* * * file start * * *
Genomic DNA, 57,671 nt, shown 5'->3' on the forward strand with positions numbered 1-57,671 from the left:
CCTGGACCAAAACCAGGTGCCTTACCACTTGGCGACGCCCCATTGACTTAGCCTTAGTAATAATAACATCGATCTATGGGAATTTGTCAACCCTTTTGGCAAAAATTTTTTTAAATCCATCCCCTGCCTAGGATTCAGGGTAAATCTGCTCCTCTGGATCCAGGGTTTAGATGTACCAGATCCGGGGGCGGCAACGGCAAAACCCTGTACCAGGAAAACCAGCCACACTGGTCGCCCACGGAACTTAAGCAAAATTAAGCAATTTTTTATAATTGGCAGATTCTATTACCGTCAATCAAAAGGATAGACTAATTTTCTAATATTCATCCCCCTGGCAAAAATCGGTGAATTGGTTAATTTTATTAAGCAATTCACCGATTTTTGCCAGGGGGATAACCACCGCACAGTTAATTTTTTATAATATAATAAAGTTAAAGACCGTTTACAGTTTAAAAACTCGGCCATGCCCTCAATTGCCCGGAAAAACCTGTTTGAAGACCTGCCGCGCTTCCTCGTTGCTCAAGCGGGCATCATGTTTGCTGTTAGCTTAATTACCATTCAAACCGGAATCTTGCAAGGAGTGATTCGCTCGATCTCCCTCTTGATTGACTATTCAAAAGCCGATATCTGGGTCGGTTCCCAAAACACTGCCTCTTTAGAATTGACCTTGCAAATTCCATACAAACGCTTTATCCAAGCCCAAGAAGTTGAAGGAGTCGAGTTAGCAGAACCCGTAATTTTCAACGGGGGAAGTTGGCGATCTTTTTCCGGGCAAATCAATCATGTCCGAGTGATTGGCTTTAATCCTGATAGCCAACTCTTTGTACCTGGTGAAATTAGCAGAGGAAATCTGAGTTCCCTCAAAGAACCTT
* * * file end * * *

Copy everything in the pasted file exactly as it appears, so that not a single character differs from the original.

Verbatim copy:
Genomic DNA, 57,671 nt, shown 5'->3' on the forward strand with positions numbered 1-57,671 from the left:
CCTGGACCAAAACCAGGTGCCTTACCACTTGGCGACGCCCCATTGACTTAGCCTTAGTAATAATAACATCGATCTATGGGAATTTGTCAACCCTTTTGGCAAAAATTTTTTTAAATCCATCCCCTGCCTAGGATTCAGGGTAAATCTGCTCCTCTGGATCCAGGGTTTAGATGTACCAGATCCGGGGGCGGCAACGGCAAAACCCTGTACCAGGAAAACCAGCCACACTGGTCGCCCACGGAACTTAAGCAAAATTAAGCAATTTTTTATAATTGGCAGATTCTATTACCGTCAATCAAAAGGATAGACTAATTTTCTAATATTCATCCCCCTGGCAAAAATCGGTGAATTGGTTAATTTTATTAAGCAATTCACCGATTTTTGCCAGGGGGATAACCACCGCACAGTTAATTTTTTATAATATAATAAAGTTAAAGACCGTTTACAGTTTAAAAACTCGGCCATGCCCTCAATTGCCCGGAAAAACCTGTTTGAAGACCTGCCGCGCTTCCTCGTTGCTCAAGCGGGCATCATGTTTGCTGTTAGCTTAATTACCATTCAAACCGGAATCTTGCAAGGAGTGATTCGCTCGATCTCCCTCTTGATTGACTATTCAAAAGCCGATATCTGGGTCGGTTCCCAAAACACTGCCTCTTTAGAATTGACCTTGCAAATTCCATACAAACGCTTTATCCAAGCCCAAGAAGTTGAAGGAGTCGAGTTAGCAGAACCCGTAATTTTCAACGGGGGAAGTTGGCGATCTTTTTCCGGGCAAATCAATCATGTCCGAGTGATTGGCTTTAATCCTGATAGCCAACTCTTTGTACCTGGTGAAATTAGCAGAGGAAATCTGAGTTCCCTCAAAGAACCTT